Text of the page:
Most Mexicans want the Army on the streets, survey finds

The military has 60% support for patrolling on the streets, more than three times the number registered by the police; The level of confidence in the military institution is 58%, for 40% of distrust.

The Secretary of Defense said he would vote with both hands for the military to return to their barracks, but most Mexicans would not agree.

At least according to a recent survey, whose results show that 60% of respondents prefer the Army on the streets, more than three times the percentage of those who leaned toward the police (18%). Moreover, a higher level of respondents, 20%, said they would rather not have either institution.

Since the administration of President Felipe Calderón (2006-2012), the security strategy has been based on sending troops on the streets to combat organized crime.

The survey reveals that the military institution has a confidence level of 58%, against 40% of distrust.

“Data from the historical series carried out by Parametría over 15 years ago show that the military confidence levels have fluctuated between 52% and 75%, figures well above those registered by other institutions such as State Police or Federal Police”, abounds the interviewer’s report. The confidence indicator for the Army had its highest point in 2012 (75%), while violence in the country -considering the murders- reached its most critical level in 2011.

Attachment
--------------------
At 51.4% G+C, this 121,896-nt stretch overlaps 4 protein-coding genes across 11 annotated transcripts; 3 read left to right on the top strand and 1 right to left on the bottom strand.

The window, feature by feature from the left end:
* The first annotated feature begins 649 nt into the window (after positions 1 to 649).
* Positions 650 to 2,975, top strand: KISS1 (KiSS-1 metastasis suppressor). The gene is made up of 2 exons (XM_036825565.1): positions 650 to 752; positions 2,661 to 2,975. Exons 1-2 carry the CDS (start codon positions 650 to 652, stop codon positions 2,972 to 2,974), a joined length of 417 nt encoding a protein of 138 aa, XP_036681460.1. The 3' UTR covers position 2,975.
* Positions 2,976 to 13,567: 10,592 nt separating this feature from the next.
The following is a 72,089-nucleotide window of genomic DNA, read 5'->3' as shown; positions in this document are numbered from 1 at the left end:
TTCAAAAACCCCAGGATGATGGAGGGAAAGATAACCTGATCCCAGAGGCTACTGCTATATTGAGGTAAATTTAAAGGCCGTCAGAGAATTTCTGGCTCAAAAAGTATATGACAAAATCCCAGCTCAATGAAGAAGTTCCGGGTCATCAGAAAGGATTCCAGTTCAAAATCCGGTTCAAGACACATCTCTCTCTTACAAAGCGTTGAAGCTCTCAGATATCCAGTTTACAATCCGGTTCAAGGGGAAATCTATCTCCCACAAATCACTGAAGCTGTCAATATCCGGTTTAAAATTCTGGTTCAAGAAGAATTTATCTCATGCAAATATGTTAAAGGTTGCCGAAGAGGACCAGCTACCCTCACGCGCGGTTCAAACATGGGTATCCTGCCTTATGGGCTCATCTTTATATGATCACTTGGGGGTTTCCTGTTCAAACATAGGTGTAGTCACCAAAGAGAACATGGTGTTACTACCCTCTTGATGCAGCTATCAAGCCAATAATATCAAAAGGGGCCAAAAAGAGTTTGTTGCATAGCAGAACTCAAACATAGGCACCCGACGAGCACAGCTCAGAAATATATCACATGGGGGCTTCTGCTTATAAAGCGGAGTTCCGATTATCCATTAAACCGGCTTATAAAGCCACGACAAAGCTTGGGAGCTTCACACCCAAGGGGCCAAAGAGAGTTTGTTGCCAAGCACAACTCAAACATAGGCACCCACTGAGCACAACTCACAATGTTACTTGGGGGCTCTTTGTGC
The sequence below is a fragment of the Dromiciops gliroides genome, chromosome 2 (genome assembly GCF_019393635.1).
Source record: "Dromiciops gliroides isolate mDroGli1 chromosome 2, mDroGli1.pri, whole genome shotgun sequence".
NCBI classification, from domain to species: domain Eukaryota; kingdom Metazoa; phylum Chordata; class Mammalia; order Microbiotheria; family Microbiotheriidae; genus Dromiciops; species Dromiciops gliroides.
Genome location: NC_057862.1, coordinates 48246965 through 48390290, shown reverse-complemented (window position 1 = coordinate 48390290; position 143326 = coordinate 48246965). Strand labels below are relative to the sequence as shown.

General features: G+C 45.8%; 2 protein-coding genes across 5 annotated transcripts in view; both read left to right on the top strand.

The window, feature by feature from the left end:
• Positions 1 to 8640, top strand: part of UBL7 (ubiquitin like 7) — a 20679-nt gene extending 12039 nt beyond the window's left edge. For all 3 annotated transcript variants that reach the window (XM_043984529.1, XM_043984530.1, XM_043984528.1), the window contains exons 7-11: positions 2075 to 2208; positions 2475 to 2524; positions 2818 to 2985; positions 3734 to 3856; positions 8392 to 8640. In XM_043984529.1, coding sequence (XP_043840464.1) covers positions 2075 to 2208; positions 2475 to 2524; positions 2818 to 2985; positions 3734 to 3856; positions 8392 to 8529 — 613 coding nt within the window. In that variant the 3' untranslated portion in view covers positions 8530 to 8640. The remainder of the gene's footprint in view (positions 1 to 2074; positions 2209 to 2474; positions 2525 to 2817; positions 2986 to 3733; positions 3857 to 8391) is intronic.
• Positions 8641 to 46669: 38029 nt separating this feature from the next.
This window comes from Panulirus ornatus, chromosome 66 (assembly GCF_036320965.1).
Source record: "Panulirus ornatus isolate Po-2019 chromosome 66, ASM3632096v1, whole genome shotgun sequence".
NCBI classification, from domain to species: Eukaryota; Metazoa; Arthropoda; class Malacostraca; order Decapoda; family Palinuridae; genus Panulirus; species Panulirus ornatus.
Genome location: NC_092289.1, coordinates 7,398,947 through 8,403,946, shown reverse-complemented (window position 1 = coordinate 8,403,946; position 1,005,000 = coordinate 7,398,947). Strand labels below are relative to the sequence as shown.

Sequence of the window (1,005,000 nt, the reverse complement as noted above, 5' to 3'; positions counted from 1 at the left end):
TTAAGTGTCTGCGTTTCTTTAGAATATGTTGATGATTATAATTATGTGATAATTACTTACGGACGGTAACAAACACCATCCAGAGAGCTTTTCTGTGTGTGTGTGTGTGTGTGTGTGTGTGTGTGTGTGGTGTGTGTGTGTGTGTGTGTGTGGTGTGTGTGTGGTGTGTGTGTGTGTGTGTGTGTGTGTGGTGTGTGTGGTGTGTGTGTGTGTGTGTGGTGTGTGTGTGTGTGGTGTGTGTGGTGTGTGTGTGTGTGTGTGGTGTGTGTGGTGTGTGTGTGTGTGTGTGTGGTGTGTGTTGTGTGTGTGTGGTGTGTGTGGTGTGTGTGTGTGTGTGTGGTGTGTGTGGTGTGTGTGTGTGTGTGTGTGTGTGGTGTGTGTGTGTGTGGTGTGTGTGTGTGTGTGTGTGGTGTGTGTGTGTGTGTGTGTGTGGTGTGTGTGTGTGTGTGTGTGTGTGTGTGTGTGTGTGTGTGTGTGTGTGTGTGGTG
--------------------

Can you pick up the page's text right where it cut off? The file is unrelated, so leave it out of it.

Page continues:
The study details that since 2008 a majority prefers the Army patrolling the streets, and not the police. The data ranges from 60% to 66% of support for the military, while support for civilian corporations has been sustained in a downward trend, the lowest level being 18% in the most recent measurement.

This survey is published in the context of the discussion in the Congress of the initiatives of Internal Security Law, which seek to give legal certainty to the participation of the Armed Forces in public security work.

Some specialists and legislators have expressed their refusal to keep the military in this type of work, arguing that their training does not correspond to public safety.